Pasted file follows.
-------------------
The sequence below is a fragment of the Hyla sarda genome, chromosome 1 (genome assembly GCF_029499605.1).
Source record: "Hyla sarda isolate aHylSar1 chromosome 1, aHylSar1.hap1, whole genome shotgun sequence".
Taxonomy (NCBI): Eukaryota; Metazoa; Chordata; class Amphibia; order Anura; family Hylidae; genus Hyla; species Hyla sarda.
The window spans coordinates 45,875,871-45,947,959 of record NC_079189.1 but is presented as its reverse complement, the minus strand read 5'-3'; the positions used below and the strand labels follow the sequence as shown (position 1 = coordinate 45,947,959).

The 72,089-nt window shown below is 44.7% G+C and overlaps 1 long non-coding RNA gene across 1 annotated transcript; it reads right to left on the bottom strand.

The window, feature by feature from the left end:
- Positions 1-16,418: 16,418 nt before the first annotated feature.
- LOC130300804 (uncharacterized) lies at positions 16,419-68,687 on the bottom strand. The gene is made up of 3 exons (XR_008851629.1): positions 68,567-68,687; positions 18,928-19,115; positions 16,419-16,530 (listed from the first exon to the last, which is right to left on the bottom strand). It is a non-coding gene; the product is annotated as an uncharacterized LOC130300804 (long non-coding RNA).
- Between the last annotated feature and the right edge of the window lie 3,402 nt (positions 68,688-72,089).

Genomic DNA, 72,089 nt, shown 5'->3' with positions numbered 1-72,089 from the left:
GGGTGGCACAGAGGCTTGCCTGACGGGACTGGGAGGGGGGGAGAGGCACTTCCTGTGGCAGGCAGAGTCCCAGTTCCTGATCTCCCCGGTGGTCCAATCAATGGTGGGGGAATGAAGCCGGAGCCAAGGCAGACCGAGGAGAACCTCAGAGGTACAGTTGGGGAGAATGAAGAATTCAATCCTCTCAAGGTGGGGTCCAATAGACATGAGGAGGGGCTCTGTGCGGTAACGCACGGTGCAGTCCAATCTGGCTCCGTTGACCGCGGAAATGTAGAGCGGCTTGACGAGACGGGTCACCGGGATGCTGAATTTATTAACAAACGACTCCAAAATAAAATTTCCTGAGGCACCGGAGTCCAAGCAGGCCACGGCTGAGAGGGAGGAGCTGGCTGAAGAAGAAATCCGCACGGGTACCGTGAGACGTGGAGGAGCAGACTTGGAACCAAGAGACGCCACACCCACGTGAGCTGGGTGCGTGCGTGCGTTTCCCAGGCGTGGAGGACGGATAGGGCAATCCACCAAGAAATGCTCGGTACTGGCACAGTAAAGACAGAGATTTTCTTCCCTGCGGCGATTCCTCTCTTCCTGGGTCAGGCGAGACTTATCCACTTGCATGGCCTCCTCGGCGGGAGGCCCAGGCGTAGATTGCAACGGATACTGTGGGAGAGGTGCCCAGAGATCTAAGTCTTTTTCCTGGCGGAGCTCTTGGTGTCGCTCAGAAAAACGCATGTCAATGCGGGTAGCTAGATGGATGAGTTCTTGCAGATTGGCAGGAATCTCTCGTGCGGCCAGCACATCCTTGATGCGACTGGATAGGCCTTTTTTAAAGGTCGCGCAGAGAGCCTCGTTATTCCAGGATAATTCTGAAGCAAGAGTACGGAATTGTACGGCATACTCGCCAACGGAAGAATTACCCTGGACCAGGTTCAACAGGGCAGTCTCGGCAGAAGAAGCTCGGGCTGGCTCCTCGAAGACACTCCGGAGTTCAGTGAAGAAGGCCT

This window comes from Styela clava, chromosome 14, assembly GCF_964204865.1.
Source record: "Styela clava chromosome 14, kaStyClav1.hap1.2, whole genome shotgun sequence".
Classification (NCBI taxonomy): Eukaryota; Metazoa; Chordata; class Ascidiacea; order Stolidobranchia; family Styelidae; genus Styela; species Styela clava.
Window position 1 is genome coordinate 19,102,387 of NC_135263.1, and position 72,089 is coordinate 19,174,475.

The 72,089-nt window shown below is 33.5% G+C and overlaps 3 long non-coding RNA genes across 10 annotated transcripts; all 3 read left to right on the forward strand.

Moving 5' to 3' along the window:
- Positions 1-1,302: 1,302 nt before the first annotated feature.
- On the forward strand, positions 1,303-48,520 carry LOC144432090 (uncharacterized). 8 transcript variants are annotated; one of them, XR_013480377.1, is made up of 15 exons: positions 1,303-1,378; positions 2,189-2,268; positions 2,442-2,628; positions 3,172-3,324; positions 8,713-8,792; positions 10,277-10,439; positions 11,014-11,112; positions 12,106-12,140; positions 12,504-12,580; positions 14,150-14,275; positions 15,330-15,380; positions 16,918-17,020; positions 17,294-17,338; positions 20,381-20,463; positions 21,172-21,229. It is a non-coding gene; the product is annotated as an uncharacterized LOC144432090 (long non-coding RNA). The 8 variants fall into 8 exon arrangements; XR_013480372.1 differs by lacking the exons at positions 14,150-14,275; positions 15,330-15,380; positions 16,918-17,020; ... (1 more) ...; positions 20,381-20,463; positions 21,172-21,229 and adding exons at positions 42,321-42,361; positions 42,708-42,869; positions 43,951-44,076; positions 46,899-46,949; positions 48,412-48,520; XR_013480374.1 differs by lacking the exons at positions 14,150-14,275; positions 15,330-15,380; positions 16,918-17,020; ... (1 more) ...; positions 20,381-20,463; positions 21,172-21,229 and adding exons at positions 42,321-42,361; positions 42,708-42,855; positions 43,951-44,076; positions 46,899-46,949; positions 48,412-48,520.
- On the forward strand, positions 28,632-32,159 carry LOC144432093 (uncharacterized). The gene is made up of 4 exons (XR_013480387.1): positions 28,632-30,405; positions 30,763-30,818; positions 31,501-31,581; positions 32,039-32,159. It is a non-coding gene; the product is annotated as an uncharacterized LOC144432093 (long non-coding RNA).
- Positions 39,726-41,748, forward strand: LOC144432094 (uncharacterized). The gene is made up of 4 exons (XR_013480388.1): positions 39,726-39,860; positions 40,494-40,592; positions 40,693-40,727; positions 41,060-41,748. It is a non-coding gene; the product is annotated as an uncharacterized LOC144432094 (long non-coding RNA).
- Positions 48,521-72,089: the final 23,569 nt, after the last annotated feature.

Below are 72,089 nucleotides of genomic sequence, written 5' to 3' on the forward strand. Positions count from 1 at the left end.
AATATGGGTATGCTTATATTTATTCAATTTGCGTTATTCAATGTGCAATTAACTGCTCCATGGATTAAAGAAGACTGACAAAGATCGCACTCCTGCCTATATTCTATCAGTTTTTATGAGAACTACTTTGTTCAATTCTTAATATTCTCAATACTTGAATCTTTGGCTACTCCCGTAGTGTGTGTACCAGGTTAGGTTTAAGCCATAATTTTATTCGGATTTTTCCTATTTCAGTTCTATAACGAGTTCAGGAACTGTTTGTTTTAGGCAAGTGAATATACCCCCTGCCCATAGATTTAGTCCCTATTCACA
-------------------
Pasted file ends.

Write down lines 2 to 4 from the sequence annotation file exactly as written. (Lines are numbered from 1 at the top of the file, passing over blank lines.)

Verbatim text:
Source record: "Hyla sarda isolate aHylSar1 chromosome 1, aHylSar1.hap1, whole genome shotgun sequence".
Taxonomy (NCBI): Eukaryota; Metazoa; Chordata; class Amphibia; order Anura; family Hylidae; genus Hyla; species Hyla sarda.
The window spans coordinates 45,875,871-45,947,959 of record NC_079189.1 but is presented as its reverse complement, the minus strand read 5'-3'; the positions used below and the strand labels follow the sequence as shown (position 1 = coordinate 45,947,959).